Real Salt Lake owner gets biggest MLS fine; called free agency 'waste of time'

With negotiations between MLS and the MLS Players Union on a new collective bargaining agreement at a critical juncture, the league announced on Friday that Real Salt Lake owner Dell Loy Hansen has been fined for comments related to the ongoing talks.

A source told ESPN FC that the amount is $150,000, which is "by far" the largest fine in MLS history.

In an interview last Wednesday with Salt Lake City-based radio station ESPN 700, which is owned by RSL, Hansen said that discussions regarding free agency were "one of those real waste-of-time conversations." Hansen later characterized the talks related to free agency as a "go-nowhere conversation."

MLS and the MLSPU have been engaged in talks for several months, with the league against any form of free agency since it is at odds with its single-entity structure. The union has threatened to go on strike over the issue. The other outstanding issues are minimum salaries and the amount of the salary cap.

"The perennial issue [from the players] is that, 'We want free agency,' but that can't exist where everyone's employed by the same employer," said Hansen, in reference to the single-entity system used by MLS. "How do you have free agency when you're going to go talk to yourself at the next employer?"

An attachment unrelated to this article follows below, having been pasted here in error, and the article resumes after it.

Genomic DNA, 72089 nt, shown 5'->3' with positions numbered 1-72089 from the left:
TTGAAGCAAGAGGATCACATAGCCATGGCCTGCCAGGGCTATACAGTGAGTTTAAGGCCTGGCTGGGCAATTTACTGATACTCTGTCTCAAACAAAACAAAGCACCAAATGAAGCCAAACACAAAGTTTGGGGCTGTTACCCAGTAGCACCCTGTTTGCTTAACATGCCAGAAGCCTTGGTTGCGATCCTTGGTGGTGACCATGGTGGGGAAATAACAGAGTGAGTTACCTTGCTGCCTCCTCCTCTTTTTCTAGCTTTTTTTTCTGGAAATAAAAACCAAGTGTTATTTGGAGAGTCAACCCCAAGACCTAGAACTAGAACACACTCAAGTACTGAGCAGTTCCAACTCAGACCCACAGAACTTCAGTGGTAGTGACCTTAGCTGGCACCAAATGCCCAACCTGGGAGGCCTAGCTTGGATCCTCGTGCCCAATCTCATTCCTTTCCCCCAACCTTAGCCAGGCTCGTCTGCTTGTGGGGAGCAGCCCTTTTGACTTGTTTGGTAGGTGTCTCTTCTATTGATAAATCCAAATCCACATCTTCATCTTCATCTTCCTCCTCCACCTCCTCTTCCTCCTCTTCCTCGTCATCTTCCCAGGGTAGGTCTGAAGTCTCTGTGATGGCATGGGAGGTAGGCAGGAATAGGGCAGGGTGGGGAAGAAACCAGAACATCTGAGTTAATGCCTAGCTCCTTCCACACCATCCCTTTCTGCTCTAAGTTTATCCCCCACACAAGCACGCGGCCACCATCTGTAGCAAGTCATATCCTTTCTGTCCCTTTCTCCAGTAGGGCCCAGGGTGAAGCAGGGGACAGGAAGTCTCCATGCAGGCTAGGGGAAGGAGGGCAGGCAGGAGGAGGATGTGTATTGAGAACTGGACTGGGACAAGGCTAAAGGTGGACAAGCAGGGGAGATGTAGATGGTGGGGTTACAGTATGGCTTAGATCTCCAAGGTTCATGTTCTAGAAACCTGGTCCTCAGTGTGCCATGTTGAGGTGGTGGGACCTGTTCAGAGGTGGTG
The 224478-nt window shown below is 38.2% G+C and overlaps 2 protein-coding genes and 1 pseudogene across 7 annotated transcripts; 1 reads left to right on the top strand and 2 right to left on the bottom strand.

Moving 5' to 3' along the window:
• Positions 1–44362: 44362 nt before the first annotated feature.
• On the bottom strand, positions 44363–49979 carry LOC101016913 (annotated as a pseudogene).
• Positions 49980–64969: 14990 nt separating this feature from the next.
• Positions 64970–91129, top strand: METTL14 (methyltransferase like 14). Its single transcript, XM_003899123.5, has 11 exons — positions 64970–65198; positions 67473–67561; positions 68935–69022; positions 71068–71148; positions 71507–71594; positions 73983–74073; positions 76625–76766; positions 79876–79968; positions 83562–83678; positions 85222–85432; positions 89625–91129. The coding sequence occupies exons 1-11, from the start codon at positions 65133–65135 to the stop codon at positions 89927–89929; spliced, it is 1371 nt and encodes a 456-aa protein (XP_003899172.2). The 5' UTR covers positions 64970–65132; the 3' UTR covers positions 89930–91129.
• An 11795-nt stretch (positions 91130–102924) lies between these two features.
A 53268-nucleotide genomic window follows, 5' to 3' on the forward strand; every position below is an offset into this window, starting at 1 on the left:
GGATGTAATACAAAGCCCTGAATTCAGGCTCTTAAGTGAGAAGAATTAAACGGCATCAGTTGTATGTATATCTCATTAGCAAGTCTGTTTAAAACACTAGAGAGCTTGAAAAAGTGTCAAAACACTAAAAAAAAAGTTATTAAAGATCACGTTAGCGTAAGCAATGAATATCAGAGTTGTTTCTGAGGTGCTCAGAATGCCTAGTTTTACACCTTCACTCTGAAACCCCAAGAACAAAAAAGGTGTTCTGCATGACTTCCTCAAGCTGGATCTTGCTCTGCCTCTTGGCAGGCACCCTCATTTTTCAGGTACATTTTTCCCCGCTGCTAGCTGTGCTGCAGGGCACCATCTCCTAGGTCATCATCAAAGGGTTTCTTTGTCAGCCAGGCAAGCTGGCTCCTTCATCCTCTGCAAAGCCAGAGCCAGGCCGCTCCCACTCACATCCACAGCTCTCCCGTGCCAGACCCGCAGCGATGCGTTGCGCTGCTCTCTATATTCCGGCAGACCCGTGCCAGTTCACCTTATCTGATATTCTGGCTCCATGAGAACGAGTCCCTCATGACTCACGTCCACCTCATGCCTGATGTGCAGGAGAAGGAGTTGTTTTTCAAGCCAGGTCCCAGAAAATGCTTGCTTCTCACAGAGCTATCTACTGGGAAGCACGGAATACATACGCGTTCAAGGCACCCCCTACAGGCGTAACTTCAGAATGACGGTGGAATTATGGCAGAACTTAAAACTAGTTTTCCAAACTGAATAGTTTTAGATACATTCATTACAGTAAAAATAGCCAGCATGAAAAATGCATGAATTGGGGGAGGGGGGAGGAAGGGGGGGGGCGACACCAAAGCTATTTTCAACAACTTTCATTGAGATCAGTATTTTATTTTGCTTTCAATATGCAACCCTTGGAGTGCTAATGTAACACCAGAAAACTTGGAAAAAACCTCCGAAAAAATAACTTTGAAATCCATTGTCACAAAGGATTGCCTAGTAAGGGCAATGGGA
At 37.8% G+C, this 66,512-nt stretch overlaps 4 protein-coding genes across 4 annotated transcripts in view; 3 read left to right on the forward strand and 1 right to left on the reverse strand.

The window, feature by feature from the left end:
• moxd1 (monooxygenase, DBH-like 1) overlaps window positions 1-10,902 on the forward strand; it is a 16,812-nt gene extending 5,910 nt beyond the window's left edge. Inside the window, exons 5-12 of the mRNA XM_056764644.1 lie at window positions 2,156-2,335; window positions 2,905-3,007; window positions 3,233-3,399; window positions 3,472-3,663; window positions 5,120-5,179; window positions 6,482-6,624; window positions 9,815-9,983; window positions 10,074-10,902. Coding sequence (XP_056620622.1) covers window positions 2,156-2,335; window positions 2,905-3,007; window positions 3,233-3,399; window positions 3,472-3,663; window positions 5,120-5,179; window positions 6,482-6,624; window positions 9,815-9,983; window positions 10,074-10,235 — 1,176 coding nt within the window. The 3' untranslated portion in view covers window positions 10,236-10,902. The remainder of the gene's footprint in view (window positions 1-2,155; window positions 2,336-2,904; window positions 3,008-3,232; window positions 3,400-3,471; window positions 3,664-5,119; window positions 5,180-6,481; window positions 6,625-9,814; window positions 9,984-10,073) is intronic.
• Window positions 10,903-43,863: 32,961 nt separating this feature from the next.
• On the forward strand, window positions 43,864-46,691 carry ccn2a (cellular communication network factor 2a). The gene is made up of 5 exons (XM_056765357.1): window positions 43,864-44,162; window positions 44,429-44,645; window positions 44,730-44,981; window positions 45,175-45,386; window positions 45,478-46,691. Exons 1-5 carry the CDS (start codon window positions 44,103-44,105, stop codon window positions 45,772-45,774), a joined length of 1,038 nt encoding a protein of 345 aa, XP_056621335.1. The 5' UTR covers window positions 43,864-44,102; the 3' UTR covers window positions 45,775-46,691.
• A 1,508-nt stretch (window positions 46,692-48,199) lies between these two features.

The league announced in a news release on Friday that Hansen had been fined as a result of his statements.

"The comments made by Mr. Hansen are not permitted under the League's constitution," said MLS commissioner Don Garber. "We are engaged in constructive negotiations with our players and such comments are not appropriate nor helpful to the negotiations."

Hansen said in the same interview that he receives a weekly email from Garber threatening a $250,000 fine if owners say too much about the CBA negotiations.

The source also confirmed an earlier Washington Post report that negotiations are scheduled to resume on Sunday at the offices of the Federal Mediation and Conciliation Services in Washington, D.C.., and should last until the middle of the week.

At that point, it will likely be known if MLS will be subject to the first work stoppage in the history of the league.